Reorganized and redesignated 1 October 1940 as Battery B, 19th Field Artillery Battalion.  Inactivated  20 September 1946 at Camp Campbell, Kentucky.  Activated 15 July 1947 at Fort Jackson, South Carolina.  Activated 1 March 1951 at Indiantown Gap Military Reservation, Pennsylvania.  Inactivated 1 September at Indiantown Gap Military Reservation, Pennsylvania.  Activated 25 May 1954 at Augsburg, Germany.  Inactivated 1 June 1957 at Fort Ord, California and relieved from assignment to the 5th Infantry Division.

Redesignated 15 October 1957 as Headquarters and Headquarters Battery, 2nd Howitzer Battalion, 19th Artillery, assigned to the 1st Cavalry Division, and activated in Korea (organic elements concurrently constituted and activated).  Redesignated 1 September 1963 as the 2nd Battalion, 19th Artillery.  Inactivated 2 April 1971 at Fort Lewis, Washington.  Redesignated 1 September 1971 as the 2nd Battalion, 19th Field Artillery.  Activated 20 April 1974 at Fort Hood, Texas.  Inactivated 30 March 1979 at Fort Hood, Texas.

Honors of the 2nd Battalion, 19th Field Artillery

 Campaign Participation Credit

World War I
St. Mihiel
Lorraine 1918World War II
Normandy
Northern France
Rhineland
Ardennes-Alsace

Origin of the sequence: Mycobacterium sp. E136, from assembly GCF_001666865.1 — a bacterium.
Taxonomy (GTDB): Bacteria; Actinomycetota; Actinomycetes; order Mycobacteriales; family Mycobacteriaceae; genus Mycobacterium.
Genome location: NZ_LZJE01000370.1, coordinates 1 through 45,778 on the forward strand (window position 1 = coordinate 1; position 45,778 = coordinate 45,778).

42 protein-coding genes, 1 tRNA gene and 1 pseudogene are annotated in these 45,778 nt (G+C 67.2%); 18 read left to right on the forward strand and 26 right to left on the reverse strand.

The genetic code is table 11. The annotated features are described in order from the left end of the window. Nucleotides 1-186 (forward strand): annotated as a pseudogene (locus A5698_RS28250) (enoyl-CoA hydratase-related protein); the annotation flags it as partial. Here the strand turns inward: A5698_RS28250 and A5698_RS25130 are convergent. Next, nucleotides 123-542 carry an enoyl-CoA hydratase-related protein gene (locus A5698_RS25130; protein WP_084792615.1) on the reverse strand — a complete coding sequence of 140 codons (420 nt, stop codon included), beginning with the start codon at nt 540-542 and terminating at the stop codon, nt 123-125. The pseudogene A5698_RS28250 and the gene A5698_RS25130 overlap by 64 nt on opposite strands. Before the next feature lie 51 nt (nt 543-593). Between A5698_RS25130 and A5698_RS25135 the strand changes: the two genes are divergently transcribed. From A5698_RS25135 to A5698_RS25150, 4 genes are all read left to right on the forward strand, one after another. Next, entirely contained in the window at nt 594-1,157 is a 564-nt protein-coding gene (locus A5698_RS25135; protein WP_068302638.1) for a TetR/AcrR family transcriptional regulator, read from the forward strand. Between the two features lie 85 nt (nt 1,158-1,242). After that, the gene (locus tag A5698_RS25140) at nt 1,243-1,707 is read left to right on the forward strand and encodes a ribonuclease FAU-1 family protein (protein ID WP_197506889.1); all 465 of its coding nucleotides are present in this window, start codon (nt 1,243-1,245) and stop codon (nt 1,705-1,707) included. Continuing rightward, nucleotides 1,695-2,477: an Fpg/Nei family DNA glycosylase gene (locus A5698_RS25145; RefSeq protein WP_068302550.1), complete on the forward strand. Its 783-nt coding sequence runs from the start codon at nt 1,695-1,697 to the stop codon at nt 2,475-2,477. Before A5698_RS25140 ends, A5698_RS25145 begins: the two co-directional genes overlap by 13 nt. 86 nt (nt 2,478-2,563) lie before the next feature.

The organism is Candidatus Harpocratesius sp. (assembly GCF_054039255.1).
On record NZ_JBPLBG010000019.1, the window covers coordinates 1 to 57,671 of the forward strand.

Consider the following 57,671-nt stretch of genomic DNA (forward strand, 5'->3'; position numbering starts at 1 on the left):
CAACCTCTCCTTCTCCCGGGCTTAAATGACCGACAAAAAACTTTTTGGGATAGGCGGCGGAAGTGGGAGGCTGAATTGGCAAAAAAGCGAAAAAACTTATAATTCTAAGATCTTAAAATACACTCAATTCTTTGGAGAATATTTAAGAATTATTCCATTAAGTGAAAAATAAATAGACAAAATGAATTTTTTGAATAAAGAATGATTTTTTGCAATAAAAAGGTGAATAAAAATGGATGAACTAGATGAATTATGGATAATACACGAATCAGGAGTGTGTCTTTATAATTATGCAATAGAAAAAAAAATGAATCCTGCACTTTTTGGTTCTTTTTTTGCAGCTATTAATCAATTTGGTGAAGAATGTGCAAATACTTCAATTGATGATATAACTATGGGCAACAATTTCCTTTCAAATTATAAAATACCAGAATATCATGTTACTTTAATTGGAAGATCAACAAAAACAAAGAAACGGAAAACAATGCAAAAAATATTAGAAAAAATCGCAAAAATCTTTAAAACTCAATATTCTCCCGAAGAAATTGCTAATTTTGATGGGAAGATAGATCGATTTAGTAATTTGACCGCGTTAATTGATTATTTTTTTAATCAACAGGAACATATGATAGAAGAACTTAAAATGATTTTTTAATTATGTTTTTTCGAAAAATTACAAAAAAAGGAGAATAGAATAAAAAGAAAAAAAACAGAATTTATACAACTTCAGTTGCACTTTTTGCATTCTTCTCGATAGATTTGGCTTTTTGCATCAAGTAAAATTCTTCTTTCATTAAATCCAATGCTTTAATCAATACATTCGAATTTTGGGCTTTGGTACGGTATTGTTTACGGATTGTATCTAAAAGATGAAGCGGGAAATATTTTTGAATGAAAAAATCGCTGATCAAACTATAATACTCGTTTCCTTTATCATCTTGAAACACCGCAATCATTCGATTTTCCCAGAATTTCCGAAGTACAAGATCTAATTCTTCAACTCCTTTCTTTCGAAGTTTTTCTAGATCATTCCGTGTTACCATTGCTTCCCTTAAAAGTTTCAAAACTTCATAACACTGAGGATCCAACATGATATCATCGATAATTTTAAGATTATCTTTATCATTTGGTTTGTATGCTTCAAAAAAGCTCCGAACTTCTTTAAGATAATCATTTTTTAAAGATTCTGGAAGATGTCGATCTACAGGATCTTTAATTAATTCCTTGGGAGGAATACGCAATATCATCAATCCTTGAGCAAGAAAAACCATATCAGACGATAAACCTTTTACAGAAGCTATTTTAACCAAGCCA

Central EuropeVietnam War
Defense
Counteroffensive
Counteroffensive, Phase II
Counteroffensive, Phase III
Tet Counteroffensive
Counteroffensive, Phase IV
Counteroffensive, Phase V
Counteroffensive, Phase VI
Tet 69/Counteroffensive
Summer-Fall 1969
Winter-Spring 1970
Sanctuary Counteroffensive
Counteroffensive, Phase VII

Decorations

Presidential Unit Citation — 23 Oct – 26 Nov 65, DAGO 40, 67

Valorous Unit Award — 1 May – 29 Jun 70, DAGO 43, 72

Republic of Vietnam Gallantry Cross w/Palm — 9 Aug 65 – 19 May 69, DAGO 59, 69; May 69 – Feb 70, DAGO 11,73, amended DAGO 42, 72; 21 Feb 70 – 28 Feb 71, DAGO 42, 72

Republic of Vietnam Civil Actions Honor Medal, FC — 1 Jan 69 – 1 Feb 70, DAGO 42, 72
Radar Section, Headquarters & Headquarters Battery

Valorous Unit Award — 6 May 69, DAGO 39, 70

Artillery Liaison Section
Valorous Unit Award — 6 May 69, DAGO 39, 70

Battery A
Valorous Unit Award — 6 May 69, DAGO 39, 70

Battery B
Presidential Unit Citation — 27 Dec 66, DAGO 7, 70

Detachment of thirteen (13) personnel of the 2d Battalion
Presidential Unit Citation — 23 Oct 66, DAGO 48, 68; Remarks: Eligible personnel must provide evidence of participation.